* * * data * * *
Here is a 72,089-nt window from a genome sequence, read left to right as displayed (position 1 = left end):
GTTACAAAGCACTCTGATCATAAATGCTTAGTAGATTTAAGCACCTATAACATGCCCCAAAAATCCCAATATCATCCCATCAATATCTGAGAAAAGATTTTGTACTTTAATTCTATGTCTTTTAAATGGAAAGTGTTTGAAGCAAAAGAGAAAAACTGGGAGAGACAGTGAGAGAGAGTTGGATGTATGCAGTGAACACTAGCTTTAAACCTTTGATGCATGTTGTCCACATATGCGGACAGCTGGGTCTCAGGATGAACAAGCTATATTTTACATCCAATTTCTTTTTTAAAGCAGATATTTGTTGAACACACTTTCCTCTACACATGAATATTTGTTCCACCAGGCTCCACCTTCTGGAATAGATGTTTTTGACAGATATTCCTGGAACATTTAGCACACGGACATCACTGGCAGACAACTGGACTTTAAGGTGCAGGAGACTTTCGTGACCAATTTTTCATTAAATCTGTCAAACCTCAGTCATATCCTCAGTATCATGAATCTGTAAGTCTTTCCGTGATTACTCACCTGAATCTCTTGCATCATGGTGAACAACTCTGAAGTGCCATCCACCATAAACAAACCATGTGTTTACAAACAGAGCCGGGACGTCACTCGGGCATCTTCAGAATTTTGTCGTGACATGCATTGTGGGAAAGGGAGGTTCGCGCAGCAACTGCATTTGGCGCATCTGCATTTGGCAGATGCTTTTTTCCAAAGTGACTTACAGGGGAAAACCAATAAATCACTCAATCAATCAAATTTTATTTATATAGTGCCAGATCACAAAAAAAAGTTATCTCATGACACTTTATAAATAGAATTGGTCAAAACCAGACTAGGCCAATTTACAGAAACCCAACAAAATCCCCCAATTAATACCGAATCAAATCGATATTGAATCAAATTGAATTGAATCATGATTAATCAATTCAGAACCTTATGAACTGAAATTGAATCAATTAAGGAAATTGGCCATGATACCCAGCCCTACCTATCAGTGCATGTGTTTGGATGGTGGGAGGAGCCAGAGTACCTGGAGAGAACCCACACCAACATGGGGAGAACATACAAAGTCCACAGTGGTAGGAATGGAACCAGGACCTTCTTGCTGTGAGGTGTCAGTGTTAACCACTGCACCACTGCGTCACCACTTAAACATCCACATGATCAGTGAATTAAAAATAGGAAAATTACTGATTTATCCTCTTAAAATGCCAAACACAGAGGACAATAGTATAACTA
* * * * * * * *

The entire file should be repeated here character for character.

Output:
Here is a 72,089-nt window from a genome sequence, read left to right as displayed (position 1 = left end):
GTTACAAAGCACTCTGATCATAAATGCTTAGTAGATTTAAGCACCTATAACATGCCCCAAAAATCCCAATATCATCCCATCAATATCTGAGAAAAGATTTTGTACTTTAATTCTATGTCTTTTAAATGGAAAGTGTTTGAAGCAAAAGAGAAAAACTGGGAGAGACAGTGAGAGAGAGTTGGATGTATGCAGTGAACACTAGCTTTAAACCTTTGATGCATGTTGTCCACATATGCGGACAGCTGGGTCTCAGGATGAACAAGCTATATTTTACATCCAATTTCTTTTTTAAAGCAGATATTTGTTGAACACACTTTCCTCTACACATGAATATTTGTTCCACCAGGCTCCACCTTCTGGAATAGATGTTTTTGACAGATATTCCTGGAACATTTAGCACACGGACATCACTGGCAGACAACTGGACTTTAAGGTGCAGGAGACTTTCGTGACCAATTTTTCATTAAATCTGTCAAACCTCAGTCATATCCTCAGTATCATGAATCTGTAAGTCTTTCCGTGATTACTCACCTGAATCTCTTGCATCATGGTGAACAACTCTGAAGTGCCATCCACCATAAACAAACCATGTGTTTACAAACAGAGCCGGGACGTCACTCGGGCATCTTCAGAATTTTGTCGTGACATGCATTGTGGGAAAGGGAGGTTCGCGCAGCAACTGCATTTGGCGCATCTGCATTTGGCAGATGCTTTTTTCCAAAGTGACTTACAGGGGAAAACCAATAAATCACTCAATCAATCAAATTTTATTTATATAGTGCCAGATCACAAAAAAAAGTTATCTCATGACACTTTATAAATAGAATTGGTCAAAACCAGACTAGGCCAATTTACAGAAACCCAACAAAATCCCCCAATTAATACCGAATCAAATCGATATTGAATCAAATTGAATTGAATCATGATTAATCAATTCAGAACCTTATGAACTGAAATTGAATCAATTAAGGAAATTGGCCATGATACCCAGCCCTACCTATCAGTGCATGTGTTTGGATGGTGGGAGGAGCCAGAGTACCTGGAGAGAACCCACACCAACATGGGGAGAACATACAAAGTCCACAGTGGTAGGAATGGAACCAGGACCTTCTTGCTGTGAGGTGTCAGTGTTAACCACTGCACCACTGCGTCACCACTTAAACATCCACATGATCAGTGAATTAAAAATAGGAAAATTACTGATTTATCCTCTTAAAATGCCAAACACAGAGGACAATAGTATAACTA